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Last updated 22 Mar 2021
Electoral reform is where the electoral systems we use to help the public express their desires in elections are improved.
The most prominent form of electoral reform is where the voting system (how votes are translated into seats) is changed. This might involve, in the UK, changing the voting system for Westminster General Elections from First-Past-the-Post (FPTP), to a more proportionally representative system to help seats in Parliament more fairly represent the votes cast.
However, electoral reform is wider than just the voting system. It also includes looking to improve vote-counting procedures, eligibility to vote, constituency boundaries, the safety of voters and election workers, the financing of election and referendum campaigns, how the ballots are designed and what voting equipment is used and how candidates and political parties can be nominated and get their names onto ballots.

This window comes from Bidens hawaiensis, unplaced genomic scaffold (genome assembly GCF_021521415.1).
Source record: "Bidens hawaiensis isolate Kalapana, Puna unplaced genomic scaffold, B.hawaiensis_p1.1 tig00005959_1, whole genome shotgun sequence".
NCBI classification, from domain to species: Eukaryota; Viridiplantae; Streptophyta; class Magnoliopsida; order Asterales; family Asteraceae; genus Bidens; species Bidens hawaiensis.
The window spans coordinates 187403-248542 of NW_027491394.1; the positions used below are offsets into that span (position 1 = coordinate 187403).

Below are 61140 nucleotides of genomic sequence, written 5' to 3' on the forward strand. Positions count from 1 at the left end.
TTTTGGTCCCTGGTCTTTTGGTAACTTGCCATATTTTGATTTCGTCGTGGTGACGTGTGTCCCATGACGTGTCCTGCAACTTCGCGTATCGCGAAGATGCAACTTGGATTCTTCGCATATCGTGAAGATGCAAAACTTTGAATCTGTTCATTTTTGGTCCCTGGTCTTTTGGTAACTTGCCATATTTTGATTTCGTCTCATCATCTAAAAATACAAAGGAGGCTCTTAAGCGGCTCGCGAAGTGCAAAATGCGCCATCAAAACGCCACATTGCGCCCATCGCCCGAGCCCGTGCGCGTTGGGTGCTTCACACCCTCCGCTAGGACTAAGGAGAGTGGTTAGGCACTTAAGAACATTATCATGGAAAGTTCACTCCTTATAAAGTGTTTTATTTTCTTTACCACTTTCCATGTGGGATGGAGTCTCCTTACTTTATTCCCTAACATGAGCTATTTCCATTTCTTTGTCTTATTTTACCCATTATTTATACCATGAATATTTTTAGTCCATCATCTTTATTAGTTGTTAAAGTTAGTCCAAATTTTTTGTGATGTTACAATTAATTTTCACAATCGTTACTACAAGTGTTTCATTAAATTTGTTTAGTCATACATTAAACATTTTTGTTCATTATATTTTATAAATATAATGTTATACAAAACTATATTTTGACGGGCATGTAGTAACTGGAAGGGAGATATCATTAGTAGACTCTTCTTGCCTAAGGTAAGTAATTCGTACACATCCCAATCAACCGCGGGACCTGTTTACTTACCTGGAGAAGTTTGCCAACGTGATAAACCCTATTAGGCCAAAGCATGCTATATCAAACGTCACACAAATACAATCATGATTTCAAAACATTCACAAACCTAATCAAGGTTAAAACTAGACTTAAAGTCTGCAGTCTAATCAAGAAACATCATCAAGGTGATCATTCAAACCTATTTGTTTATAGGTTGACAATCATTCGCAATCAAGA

In the UK, the pressure group most associated with pushing for improvements in the way our elections are run is the Electoral Reform Society.